By Scott T. Sterling

His recent collaboration with Daft Punk for the duo’s GRAMMY-sweeping Random Access Memories introduced Giorgio Moroder to a new generation. But for a good chunk of time between the mid-‘70s well into the 1980s, he was the Pharrell Williams of his time. Well, sort of.

Producing timeless dance-floor classics like “I Feel Love” and “Love to Love You Baby” with the late disco legend, Donna Summer, Moroder became a veritable hit generator, connecting with a wide range of artists to crank out songs that still radiate on radio airwaves and dance floors around the world.

While steadily making solo albums like 1977’s From Here to Eternity, Moroder began cementing his legend with movie soundtracks, earning his first Academy Award in 1978 for the haunting synthesizer soundtrack for 1978 movie, Midnight Express, best known for the instrumental single, “Chase.”

Hollywood continued to tap Moroder for his magic touch, as he produced the soundtracks to such big screen hits as Scarface, American Gigolo (where he connected with Blondie for “Call Me”), Flashdance (which earned the producer even more Academy Awards, including Best Song for Irene Cara’s “Flashdance…What a Feeling” as well as his first two GRAMMYs) and Top Gun, which boasted his work on both Berlin’s Academy Award-winning “Take My Breath Away” and Kenny Loggins’ “Danger Zone.

(Ironically, Moroder’s third GRAMMY win, which was the first-ever Best Dance Recording prize in 1998 for Donna Summer collaboration “Carry On,” bested Daft Punk’s early single, “Da Funk“).

Thanks to the Daft Punk collaboration (“Giorgio by Moroder”), the producer is back in the spotlight, doing high-profile DJ gigs, fielding all sorts of new offers (including a proposed glitzy Las Vegas stage show) and recently set a May 10 date at the famed Hollywood Bowl with fellow Daft Punk collaborator, Nile Rodgers, and his legendary dance outfit Chic.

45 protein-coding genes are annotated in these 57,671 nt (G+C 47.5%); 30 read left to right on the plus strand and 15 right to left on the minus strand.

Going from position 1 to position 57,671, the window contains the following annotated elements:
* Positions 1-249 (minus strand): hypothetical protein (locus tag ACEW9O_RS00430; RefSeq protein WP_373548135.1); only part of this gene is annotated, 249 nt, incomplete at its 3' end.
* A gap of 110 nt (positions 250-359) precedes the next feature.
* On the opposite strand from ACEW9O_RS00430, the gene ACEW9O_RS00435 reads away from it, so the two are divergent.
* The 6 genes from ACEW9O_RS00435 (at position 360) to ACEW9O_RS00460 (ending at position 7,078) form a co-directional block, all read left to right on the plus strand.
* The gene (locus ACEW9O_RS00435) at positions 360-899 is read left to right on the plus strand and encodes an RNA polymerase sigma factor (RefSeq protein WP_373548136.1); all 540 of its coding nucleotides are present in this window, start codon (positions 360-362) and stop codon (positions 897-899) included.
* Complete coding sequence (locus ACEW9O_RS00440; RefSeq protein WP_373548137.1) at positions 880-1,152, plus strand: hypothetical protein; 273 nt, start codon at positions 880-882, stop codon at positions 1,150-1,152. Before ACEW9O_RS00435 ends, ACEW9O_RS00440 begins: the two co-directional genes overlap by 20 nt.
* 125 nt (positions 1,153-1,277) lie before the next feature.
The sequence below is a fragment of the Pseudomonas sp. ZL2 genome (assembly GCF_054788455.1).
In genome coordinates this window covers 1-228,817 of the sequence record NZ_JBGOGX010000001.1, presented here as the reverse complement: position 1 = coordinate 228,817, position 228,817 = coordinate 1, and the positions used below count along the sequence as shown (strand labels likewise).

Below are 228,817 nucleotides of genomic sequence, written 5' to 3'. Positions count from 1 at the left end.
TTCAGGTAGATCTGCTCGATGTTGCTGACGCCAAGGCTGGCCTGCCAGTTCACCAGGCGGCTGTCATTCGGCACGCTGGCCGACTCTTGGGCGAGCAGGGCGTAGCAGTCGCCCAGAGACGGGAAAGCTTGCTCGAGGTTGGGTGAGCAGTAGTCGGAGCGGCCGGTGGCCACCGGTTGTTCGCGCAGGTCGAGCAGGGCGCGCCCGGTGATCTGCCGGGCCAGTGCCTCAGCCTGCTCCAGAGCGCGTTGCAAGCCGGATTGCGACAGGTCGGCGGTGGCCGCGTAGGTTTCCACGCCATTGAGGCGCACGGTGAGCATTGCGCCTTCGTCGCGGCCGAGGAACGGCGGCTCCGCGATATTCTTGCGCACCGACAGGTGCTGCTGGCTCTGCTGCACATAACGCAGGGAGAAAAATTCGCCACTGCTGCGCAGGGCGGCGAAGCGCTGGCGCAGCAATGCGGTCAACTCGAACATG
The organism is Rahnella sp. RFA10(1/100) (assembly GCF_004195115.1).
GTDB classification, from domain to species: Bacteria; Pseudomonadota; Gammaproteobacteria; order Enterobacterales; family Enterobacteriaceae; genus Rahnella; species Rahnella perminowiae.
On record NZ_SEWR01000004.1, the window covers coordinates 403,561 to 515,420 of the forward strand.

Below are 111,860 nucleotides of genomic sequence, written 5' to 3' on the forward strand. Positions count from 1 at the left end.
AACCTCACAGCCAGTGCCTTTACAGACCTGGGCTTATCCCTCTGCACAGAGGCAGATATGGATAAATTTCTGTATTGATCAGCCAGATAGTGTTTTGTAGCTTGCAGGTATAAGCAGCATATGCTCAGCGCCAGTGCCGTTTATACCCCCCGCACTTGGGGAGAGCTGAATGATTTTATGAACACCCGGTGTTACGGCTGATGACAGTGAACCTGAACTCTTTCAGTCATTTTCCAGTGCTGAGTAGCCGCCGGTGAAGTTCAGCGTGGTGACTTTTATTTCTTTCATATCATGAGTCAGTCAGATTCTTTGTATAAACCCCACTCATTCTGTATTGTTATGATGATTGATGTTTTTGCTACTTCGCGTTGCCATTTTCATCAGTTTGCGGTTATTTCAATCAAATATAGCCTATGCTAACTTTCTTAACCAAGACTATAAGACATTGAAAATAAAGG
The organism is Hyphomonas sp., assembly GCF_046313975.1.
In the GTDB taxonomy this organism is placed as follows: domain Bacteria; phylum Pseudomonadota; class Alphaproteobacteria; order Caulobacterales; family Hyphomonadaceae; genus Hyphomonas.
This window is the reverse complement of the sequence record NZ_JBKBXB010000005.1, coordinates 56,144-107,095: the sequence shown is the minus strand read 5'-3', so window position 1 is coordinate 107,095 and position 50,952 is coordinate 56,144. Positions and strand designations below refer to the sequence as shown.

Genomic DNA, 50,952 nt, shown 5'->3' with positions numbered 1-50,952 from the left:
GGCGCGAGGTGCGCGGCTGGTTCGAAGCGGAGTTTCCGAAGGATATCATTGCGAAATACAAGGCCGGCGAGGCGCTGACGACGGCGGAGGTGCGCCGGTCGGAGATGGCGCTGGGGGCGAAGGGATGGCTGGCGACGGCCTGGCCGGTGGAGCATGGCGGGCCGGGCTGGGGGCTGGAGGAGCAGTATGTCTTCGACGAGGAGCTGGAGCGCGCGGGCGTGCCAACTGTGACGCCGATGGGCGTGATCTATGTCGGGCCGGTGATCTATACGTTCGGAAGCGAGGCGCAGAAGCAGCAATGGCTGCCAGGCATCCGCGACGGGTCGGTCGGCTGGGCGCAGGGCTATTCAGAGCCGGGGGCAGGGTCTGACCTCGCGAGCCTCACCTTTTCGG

“I have several songs which I’m trying to find the right singers,”  the 73-year-old Moroder told during an interview just two days before Daft Punk’s Random Access Memories took home multiple GRAMMY awards. “I have one where it’s almost confirmed which I’m probably starting in about two or three weeks. I’m finishing right now a group from New York called Class Actress. I’ll do this with Evan Bogart,” he added, referencing music producer “Kidd” Bogart, son of the late Neil Bogart, founder of ’70s powerhouse label Casablanca Records, home to many of Moroder’s biggest hits.

“It’s great. It opens again the whole disco world,” Moroder smiled about the renewed interest in his sound now that Random Access Memories has revived the warm, analog feel of classic ’70s production styles, explaining how he plans to make “new disco,” utilizing live instrumentation much like Daft Punk did on RAM.

In Moroder’s attempts at recapturing even some of his former glories, he’s eager to work with today’s female pop superstars, such as Rihanna and Katy Perry. He’s all but confirmed a collaboration with EDM hit-maker David Guetta, and is scheduled as a featured speaker at this year’s Moogfest.

“The response is incredible,” is how he explained his current foray into the world of being a superstar DJ, which he called “kind of a piece of cake. I was playing to about 20,000 people in Mexico about two months ago…the young people, they are all from let’s say 20 to 40. They know the songs,” Moroder marveled. “They know the Donna Summer songs, they know ‘Danger Zone’…they know all those songs.”


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